Saturday, December 23, 2006
Moderate Drinking Can Be Healthful
Lots of years ago a group from my company had a meeting at the reseach facility of a large chemical arm of a larger petroleum company. Because I have a poor memory, much of the preliminary details of this story may be hazy, but my memory of the high point is "like yesterday"! As I recall, the research buildings we were meeting in were in or near Oakland, California. Evening approached and our hosts announced that they wished to take us to dinner in a "quaint and arty" town on the other side of San Francisco Bay. I think the name of the town was Sausalito or some such spelling. Those of you familiar with the area may know the name of the restaurant. It is quite classy (read: expensive) and overlooks the bay. Four car loads of the cream of the research staffs of two corporations piled into four cars and set off around the north of the bay to reach Sausalito (sp?).
Traffic caused the four cars to get separated, but we saw the car in front of us pull off the road and flag us down. One of their passengers owned a cabin cruiser which was docked just a little way up the road. Would any of us like to cross San Franciso Bay in a boat? Six or seven of us said "sure". The cars drove off and left us at a marina with the captain. The marina was cozily protected by land and getties and this seemed to be a fun thing to do. I owned a boat on the east coast and knew a little about boating. So I became slightly nervous when the boat owner hopped on board, unlocked the cabin and started the engine. I much prefer to hear the exhaust fan in the engine compartment running for a few minutes before the engine is started. We rounded the getty and everyone aboard knew we were in trouble. We hadn't expected a tempest.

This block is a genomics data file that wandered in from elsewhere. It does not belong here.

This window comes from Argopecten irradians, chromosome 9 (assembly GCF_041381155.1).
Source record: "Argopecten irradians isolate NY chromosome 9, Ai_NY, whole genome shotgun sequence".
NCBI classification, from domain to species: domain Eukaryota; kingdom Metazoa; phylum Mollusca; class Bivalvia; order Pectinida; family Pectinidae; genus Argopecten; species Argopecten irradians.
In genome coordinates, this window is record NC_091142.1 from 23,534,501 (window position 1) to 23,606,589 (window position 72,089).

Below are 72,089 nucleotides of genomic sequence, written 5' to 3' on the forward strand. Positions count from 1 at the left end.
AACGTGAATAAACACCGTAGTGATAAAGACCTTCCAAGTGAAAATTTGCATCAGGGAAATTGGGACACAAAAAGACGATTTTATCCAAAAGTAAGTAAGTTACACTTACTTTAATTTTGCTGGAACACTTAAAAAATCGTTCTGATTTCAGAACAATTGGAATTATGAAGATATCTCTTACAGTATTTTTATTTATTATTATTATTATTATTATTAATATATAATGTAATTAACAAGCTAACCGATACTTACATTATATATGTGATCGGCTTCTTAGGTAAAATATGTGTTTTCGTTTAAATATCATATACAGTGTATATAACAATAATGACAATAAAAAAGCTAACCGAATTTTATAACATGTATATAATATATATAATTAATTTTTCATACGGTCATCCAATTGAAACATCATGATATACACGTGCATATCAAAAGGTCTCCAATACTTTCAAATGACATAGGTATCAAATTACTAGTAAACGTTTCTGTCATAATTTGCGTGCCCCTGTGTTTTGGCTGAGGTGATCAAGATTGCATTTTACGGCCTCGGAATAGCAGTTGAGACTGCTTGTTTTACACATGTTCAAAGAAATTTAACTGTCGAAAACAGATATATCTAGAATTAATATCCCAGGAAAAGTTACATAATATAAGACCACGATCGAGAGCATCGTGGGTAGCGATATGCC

The wind was violent and combined with a wicked tide to create awesome waves. Instead of quickly turning to return to the marina (as I would have done), our fearless captain headed across the bay. The prop would come out of the water and race with a whine. Waves were coming over us. I stood by the door and slammed it when the water started in and opened it when it receded. I didn't want to get trapped inside if we went over. Life jackets were passed around along with questions of how anyone could survive in that sea. We rocked and we rolled and the engine kept stalling. The look on the white and perspiring face of our pilot improved no one's confidence. We could see the Coast Guard Station in front of us and just prayed that they were watching us. Finally, the captain's grinding of the starter couldn't get the engine to catch. Dead in the water, as each wave hit us we were turned more nearly broadside to them. Each assault of water rolled us closer to going over. At the last second the engine started again and turned us back into the waves. At last, the captain got the idea of turning and backing down on the engine speed to keep the prop in the water. When we reached the lee of land we felt cold, wet, and battered. And scared. We clung to the lee of land and made it to Sausalito.
The water in our shoes squished with each step into the restaurant. We dripped on the rug and while our table was prepared we were grateful to sit side by side on a long bench in the lobby. A classy lady with a "veddy" British accent went down the line taking drink orders. I was first in line and as she returned with a large tray of drink, I got mine first. She came back up the line after serving eveyone. I held out my empty perfect Manhattan glass and asked for another. She replied, "Oh sir, I think you have broken the record."
After dinner I, and most of the rest, returned by car, thank you.